Vodafone pummels UK FTSE on payout disappointment
* FTSE 100 down 0.3 pct to 6,485.90 pts
* Vodafone falls as terms of joint venture sale fuel profit taking
* Miners and HSBC higher on Chinese data boost
By Francesco Canepa
LONDON, Sept 3 (Reuters) - Britain's top share index traded lower on Tuesday, weighed down by Vodafone after the terms of the telecoms giant's sale of its U.S. mobile stake to U.S. partner Verizon disappointed some investors.
Vodafone, Britain's fifth largest stock in terms of market capitalisation, fell 4.8 percent, giving back over a third of its rise since Thursday. It knocked 19.3 points off the FTSE 100 , which traded 20.3 points lower, or 0.3 percent, at 6,485.90 points.
While the telecoms firm said the deal with Verizon would allow it to return $84 billion of the net proceeds of the deal to shareholders, the division of that payout between shares and cash is capped.
"The cash element of the payout is probably less than expected," Richard Hunter, head of equities at Hargreaves Lansdown Stockbrokers, said.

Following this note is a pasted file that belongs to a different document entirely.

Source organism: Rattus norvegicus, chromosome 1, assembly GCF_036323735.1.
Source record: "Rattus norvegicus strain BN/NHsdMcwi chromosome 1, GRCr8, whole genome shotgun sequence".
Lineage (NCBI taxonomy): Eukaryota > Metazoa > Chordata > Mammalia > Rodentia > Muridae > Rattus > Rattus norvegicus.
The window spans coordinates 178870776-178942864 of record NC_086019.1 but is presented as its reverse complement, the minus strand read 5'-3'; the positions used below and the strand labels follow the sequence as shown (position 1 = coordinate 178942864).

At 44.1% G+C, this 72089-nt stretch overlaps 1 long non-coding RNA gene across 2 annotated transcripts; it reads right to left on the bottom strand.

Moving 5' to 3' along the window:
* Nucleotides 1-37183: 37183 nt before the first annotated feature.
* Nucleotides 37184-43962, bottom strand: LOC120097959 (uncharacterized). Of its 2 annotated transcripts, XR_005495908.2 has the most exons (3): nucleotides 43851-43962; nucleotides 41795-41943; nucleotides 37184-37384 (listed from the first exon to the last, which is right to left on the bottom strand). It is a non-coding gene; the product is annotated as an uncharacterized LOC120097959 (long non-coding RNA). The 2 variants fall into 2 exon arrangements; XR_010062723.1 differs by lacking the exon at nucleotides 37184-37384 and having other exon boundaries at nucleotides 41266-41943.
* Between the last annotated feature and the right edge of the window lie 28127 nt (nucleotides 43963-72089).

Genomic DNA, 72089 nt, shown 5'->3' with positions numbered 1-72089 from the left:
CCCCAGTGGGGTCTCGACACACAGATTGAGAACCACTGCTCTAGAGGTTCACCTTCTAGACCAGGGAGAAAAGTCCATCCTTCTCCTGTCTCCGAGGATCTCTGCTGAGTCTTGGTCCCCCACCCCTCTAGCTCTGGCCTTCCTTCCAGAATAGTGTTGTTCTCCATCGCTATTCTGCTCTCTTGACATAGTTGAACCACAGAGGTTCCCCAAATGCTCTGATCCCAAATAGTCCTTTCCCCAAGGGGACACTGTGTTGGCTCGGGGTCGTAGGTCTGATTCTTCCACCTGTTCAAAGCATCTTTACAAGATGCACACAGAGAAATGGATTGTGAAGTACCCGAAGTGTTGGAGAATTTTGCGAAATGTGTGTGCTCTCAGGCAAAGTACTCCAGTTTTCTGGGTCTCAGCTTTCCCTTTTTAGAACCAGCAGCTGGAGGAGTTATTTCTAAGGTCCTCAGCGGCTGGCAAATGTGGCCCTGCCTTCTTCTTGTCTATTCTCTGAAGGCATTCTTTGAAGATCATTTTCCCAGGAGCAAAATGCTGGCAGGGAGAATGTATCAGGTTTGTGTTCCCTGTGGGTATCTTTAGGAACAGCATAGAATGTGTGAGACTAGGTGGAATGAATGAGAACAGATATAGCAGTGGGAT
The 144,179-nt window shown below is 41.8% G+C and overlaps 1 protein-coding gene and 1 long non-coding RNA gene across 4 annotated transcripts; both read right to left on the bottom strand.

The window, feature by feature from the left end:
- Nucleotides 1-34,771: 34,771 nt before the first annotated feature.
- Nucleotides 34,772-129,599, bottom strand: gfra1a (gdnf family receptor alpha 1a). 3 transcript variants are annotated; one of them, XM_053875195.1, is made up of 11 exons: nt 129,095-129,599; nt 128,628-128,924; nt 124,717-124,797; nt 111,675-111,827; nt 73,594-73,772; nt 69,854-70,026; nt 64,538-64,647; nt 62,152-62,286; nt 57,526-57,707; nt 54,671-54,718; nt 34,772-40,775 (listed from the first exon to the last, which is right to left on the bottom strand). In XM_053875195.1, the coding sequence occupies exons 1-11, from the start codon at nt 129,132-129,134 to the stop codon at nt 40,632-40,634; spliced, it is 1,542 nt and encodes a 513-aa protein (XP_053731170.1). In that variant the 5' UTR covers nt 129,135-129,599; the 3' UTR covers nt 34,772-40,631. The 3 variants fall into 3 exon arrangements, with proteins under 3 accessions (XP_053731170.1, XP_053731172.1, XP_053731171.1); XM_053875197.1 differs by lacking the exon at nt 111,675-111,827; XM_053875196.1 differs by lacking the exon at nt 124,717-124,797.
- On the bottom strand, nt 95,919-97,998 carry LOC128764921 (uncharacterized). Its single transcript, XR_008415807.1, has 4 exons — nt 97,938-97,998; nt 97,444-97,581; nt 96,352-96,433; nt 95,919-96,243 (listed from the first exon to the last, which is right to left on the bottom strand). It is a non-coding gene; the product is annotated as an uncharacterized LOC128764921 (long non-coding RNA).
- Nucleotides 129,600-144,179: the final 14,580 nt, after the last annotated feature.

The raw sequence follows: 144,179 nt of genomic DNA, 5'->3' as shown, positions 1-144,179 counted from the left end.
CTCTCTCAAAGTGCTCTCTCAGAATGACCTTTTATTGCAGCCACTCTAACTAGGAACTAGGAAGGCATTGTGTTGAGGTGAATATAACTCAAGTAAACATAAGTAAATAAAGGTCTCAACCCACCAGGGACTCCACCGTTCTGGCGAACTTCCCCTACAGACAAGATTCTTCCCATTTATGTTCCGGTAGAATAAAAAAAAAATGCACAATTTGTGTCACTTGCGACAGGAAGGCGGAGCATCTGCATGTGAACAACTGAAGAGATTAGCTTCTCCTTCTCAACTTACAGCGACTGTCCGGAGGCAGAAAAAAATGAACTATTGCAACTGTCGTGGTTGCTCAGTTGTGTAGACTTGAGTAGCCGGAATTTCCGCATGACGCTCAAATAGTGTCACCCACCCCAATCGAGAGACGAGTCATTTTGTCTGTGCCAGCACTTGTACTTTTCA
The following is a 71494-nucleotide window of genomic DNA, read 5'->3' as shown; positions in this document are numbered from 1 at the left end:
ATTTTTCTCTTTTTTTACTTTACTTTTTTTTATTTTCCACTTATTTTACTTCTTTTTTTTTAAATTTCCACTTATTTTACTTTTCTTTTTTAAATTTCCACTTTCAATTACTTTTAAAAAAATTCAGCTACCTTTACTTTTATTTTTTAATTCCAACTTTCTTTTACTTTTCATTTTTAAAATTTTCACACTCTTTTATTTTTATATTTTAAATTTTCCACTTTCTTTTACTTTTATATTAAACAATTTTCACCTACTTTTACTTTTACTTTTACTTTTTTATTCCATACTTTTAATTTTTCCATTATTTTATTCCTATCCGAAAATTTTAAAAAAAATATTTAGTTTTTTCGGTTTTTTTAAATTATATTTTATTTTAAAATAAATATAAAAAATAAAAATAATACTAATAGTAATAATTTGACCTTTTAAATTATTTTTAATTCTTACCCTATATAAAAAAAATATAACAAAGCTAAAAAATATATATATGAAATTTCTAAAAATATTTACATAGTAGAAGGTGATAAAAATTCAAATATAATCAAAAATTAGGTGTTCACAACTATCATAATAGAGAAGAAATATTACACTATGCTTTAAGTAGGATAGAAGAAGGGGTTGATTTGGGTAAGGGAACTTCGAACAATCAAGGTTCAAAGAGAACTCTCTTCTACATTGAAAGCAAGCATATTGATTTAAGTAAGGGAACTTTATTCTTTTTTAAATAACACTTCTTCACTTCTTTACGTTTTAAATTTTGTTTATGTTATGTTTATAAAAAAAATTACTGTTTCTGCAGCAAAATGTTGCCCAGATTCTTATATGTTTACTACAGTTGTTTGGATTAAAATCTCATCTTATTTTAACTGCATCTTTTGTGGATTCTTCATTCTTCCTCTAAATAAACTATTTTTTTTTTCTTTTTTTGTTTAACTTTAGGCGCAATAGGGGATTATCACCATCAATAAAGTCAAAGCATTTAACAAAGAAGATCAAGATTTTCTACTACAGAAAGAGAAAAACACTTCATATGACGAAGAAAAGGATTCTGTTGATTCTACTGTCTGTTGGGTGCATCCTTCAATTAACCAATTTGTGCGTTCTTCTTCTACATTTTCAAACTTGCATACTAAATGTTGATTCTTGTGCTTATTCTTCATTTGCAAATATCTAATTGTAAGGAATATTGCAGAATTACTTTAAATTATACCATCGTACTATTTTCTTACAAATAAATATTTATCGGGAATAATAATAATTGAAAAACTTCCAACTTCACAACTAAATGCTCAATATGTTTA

"For shareholders there is also the strange situation that, while Vodafone has cut ties with Verizon, they (the investors) haven't, so some of the institutional shareholders could be taking this early opportunity (to cash in), especially if they can't hold U.S. stocks in their portfolio."
Simon Maughan, strategist at Olivetree calculates the payout structure means Vodafone shareholders will not benefit from any strength in Verizon's shares until the stock has rallied 7.6 percent, while they wear most of the potential downside.
Beyond this, stocks exposed to China such as miners and bank HSBC were among the top gainers, after China's services sector grew steadily in August as domestic demand picked up, official data showed on Tuesday.
Volume on the FTSE was thin at 78 percent of its average for the past three months, with Vodafone a notable exception at 2-1/2 times its volume average.
"With Chinese data encouraging, we remain optimistic for the market in terms of absolute growth," said Atif Latif, director at Guardian stockbrokers, who expected the FTSE to push to 6,875 points, a high tested in May and previously seen in 1999. (Reporting By Francesco Canepa Editing by Jeremy Gaunt.)